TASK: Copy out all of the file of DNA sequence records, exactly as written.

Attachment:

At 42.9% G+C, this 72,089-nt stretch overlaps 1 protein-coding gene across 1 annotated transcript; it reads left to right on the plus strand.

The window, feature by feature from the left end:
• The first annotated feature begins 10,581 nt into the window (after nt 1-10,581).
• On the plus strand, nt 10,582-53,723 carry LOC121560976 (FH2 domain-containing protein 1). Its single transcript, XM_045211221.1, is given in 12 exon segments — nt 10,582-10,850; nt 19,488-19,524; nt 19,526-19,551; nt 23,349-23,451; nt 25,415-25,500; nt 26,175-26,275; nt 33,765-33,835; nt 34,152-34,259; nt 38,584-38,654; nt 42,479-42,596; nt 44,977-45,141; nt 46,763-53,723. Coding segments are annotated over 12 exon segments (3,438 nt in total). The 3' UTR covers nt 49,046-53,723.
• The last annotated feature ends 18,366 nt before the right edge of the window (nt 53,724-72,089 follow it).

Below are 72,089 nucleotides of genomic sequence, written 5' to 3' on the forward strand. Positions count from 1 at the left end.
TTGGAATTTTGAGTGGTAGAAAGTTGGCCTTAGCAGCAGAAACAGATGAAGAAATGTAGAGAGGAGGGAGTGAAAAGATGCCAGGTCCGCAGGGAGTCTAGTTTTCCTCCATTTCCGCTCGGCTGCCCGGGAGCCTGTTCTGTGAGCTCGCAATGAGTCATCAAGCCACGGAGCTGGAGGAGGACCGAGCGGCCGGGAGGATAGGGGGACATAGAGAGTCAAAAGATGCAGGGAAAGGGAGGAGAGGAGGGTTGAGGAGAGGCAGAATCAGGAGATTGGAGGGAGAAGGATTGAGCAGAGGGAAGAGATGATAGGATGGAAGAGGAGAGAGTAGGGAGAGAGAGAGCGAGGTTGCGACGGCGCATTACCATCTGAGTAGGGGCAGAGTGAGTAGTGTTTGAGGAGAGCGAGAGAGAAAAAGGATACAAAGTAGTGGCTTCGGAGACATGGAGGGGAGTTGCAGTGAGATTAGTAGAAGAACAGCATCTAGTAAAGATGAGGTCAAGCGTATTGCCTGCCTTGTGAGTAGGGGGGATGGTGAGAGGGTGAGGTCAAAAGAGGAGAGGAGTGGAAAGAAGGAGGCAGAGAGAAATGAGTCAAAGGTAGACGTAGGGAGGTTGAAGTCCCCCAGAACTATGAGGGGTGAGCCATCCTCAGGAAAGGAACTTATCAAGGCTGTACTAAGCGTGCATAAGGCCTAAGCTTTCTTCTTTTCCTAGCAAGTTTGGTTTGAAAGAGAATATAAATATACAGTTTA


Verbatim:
At 42.9% G+C, this 72,089-nt stretch overlaps 1 protein-coding gene across 1 annotated transcript; it reads left to right on the plus strand.

The window, feature by feature from the left end:
• The first annotated feature begins 10,581 nt into the window (after nt 1-10,581).
• On the plus strand, nt 10,582-53,723 carry LOC121560976 (FH2 domain-containing protein 1). Its single transcript, XM_045211221.1, is given in 12 exon segments — nt 10,582-10,850; nt 19,488-19,524; nt 19,526-19,551; nt 23,349-23,451; nt 25,415-25,500; nt 26,175-26,275; nt 33,765-33,835; nt 34,152-34,259; nt 38,584-38,654; nt 42,479-42,596; nt 44,977-45,141; nt 46,763-53,723. Coding segments are annotated over 12 exon segments (3,438 nt in total). The 3' UTR covers nt 49,046-53,723.
• The last annotated feature ends 18,366 nt before the right edge of the window (nt 53,724-72,089 follow it).

Below are 72,089 nucleotides of genomic sequence, written 5' to 3' on the forward strand. Positions count from 1 at the left end.
TTGGAATTTTGAGTGGTAGAAAGTTGGCCTTAGCAGCAGAAACAGATGAAGAAATGTAGAGAGGAGGGAGTGAAAAGATGCCAGGTCCGCAGGGAGTCTAGTTTTCCTCCATTTCCGCTCGGCTGCCCGGGAGCCTGTTCTGTGAGCTCGCAATGAGTCATCAAGCCACGGAGCTGGAGGAGGACCGAGCGGCCGGGAGGATAGGGGGACATAGAGAGTCAAAAGATGCAGGGAAAGGGAGGAGAGGAGGGTTGAGGAGAGGCAGAATCAGGAGATTGGAGGGAGAAGGATTGAGCAGAGGGAAGAGATGATAGGATGGAAGAGGAGAGAGTAGGGAGAGAGAGAGCGAGGTTGCGACGGCGCATTACCATCTGAGTAGGGGCAGAGTGAGTAGTGTTTGAGGAGAGCGAGAGAGAAAAAGGATACAAAGTAGTGGCTTCGGAGACATGGAGGGGAGTTGCAGTGAGATTAGTAGAAGAACAGCATCTAGTAAAGATGAGGTCAAGCGTATTGCCTGCCTTGTGAGTAGGGGGGATGGTGAGAGGGTGAGGTCAAAAGAGGAGAGGAGTGGAAAGAAGGAGGCAGAGAGAAATGAGTCAAAGGTAGACGTAGGGAGGTTGAAGTCCCCCAGAACTATGAGGGGTGAGCCATCCTCAGGAAAGGAACTTATCAAGGCTGTACTAAGCGTGCATAAGGCCTAAGCTTTCTTCTTTTCCTAGCAAGTTTGGTTTGAAAGAGAATATAAATATACAGTTTA